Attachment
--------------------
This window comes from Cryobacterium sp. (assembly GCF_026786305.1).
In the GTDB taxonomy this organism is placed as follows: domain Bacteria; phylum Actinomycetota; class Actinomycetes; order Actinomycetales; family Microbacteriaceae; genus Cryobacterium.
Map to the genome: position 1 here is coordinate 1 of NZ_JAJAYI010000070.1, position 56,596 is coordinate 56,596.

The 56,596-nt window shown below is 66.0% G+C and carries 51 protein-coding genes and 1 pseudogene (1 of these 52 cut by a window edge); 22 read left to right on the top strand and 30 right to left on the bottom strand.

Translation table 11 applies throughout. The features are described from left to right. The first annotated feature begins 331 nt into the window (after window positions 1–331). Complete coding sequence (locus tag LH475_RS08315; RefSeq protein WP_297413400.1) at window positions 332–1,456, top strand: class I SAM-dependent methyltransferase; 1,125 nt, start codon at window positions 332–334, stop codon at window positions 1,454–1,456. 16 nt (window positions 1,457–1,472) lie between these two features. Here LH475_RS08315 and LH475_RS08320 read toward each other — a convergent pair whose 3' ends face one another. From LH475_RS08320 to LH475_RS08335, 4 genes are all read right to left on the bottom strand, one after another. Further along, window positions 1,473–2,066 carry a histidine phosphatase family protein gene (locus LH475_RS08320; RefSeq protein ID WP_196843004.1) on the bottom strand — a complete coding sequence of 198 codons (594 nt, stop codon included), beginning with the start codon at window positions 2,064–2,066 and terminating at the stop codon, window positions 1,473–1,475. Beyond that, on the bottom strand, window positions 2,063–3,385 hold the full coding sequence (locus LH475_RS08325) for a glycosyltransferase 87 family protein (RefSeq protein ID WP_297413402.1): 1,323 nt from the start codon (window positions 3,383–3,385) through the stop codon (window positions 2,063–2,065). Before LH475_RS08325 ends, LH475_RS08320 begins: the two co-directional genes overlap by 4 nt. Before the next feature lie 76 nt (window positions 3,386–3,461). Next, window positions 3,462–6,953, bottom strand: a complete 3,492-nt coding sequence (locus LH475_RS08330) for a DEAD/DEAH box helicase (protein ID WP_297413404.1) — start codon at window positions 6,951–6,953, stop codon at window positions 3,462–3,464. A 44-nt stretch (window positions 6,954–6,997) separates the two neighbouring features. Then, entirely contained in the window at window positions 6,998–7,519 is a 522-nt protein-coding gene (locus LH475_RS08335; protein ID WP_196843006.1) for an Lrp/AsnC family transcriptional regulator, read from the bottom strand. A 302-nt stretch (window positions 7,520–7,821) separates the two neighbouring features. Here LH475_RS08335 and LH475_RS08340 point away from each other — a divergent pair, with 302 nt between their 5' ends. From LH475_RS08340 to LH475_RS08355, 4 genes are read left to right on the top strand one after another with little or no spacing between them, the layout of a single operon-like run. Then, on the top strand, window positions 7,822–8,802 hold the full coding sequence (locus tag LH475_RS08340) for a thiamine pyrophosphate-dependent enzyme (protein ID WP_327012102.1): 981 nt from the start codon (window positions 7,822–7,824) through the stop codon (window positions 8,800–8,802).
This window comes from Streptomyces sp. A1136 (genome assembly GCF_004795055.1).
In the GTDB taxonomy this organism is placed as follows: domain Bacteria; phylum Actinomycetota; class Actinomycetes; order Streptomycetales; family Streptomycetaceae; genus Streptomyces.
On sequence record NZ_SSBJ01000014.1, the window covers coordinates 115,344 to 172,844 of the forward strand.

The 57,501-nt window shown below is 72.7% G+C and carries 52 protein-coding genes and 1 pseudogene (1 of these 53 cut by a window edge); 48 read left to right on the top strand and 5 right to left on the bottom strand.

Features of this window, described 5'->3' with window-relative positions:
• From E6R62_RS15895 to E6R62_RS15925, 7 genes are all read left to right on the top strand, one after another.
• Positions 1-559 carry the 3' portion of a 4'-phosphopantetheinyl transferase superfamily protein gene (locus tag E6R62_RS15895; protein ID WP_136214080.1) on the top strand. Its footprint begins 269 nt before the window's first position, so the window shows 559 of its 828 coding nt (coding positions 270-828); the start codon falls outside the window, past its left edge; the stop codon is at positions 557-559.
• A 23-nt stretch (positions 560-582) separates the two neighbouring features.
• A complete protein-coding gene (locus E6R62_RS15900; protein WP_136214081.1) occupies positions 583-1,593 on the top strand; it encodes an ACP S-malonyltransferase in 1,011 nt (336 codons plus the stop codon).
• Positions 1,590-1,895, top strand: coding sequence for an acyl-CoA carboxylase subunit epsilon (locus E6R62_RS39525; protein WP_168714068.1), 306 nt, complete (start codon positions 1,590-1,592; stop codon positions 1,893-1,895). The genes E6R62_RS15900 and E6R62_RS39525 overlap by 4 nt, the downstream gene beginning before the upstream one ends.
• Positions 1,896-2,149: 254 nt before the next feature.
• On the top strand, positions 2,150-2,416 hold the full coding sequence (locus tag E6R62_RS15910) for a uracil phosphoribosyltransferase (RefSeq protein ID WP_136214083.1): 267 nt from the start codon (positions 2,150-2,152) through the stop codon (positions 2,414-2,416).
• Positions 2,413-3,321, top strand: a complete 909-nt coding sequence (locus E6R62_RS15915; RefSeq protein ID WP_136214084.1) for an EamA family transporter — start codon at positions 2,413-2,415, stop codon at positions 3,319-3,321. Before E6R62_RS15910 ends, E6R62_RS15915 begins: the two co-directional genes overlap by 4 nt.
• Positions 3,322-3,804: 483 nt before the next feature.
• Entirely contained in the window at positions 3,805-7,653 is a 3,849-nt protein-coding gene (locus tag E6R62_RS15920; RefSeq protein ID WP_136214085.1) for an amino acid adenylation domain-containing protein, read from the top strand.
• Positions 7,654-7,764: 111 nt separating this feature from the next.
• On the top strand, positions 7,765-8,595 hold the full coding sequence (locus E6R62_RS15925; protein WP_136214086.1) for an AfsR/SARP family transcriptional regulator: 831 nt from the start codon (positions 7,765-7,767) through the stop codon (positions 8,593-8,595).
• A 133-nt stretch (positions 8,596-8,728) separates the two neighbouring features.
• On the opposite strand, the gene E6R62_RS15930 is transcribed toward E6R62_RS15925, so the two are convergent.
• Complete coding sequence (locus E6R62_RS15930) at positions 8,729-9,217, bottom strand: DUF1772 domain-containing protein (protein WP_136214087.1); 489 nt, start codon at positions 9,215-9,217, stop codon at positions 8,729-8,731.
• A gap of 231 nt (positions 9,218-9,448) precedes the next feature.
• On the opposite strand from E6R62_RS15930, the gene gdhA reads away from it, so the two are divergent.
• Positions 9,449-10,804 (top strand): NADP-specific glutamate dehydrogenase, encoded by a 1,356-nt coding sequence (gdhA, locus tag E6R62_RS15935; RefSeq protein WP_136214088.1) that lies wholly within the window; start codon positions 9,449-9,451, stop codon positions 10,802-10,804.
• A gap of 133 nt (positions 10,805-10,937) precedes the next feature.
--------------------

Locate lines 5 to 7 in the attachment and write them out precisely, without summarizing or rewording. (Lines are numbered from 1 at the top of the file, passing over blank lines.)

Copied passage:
Translation table 11 applies throughout. The features are described from left to right. The first annotated feature begins 331 nt into the window (after window positions 1–331). Complete coding sequence (locus tag LH475_RS08315; RefSeq protein WP_297413400.1) at window positions 332–1,456, top strand: class I SAM-dependent methyltransferase; 1,125 nt, start codon at window positions 332–334, stop codon at window positions 1,454–1,456. 16 nt (window positions 1,457–1,472) lie between these two features. Here LH475_RS08315 and LH475_RS08320 read toward each other — a convergent pair whose 3' ends face one another. From LH475_RS08320 to LH475_RS08335, 4 genes are all read right to left on the bottom strand, one after another. Further along, window positions 1,473–2,066 carry a histidine phosphatase family protein gene (locus LH475_RS08320; RefSeq protein ID WP_196843004.1) on the bottom strand — a complete coding sequence of 198 codons (594 nt, stop codon included), beginning with the start codon at window positions 2,064–2,066 and terminating at the stop codon, window positions 1,473–1,475. Beyond that, on the bottom strand, window positions 2,063–3,385 hold the full coding sequence (locus LH475_RS08325) for a glycosyltransferase 87 family protein (RefSeq protein ID WP_297413402.1): 1,323 nt from the start codon (window positions 3,383–3,385) through the stop codon (window positions 2,063–2,065). Before LH475_RS08325 ends, LH475_RS08320 begins: the two co-directional genes overlap by 4 nt. Before the next feature lie 76 nt (window positions 3,386–3,461). Next, window positions 3,462–6,953, bottom strand: a complete 3,492-nt coding sequence (locus LH475_RS08330) for a DEAD/DEAH box helicase (protein ID WP_297413404.1) — start codon at window positions 6,951–6,953, stop codon at window positions 3,462–3,464. A 44-nt stretch (window positions 6,954–6,997) separates the two neighbouring features. Then, entirely contained in the window at window positions 6,998–7,519 is a 522-nt protein-coding gene (locus LH475_RS08335; protein ID WP_196843006.1) for an Lrp/AsnC family transcriptional regulator, read from the bottom strand. A 302-nt stretch (window positions 7,520–7,821) separates the two neighbouring features. Here LH475_RS08335 and LH475_RS08340 point away from each other — a divergent pair, with 302 nt between their 5' ends. From LH475_RS08340 to LH475_RS08355, 4 genes are read left to right on the top strand one after another with little or no spacing between them, the layout of a single operon-like run. Then, on the top strand, window positions 7,822–8,802 hold the full coding sequence (locus tag LH475_RS08340) for a thiamine pyrophosphate-dependent enzyme (protein ID WP_327012102.1): 981 nt from the start codon (window positions 7,822–7,824) through the stop codon (window positions 8,800–8,802).
This window comes from Streptomyces sp. A1136 (genome assembly GCF_004795055.1).
In the GTDB taxonomy this organism is placed as follows: domain Bacteria; phylum Actinomycetota; class Actinomycetes; order Streptomycetales; family Streptomycetaceae; genus Streptomyces.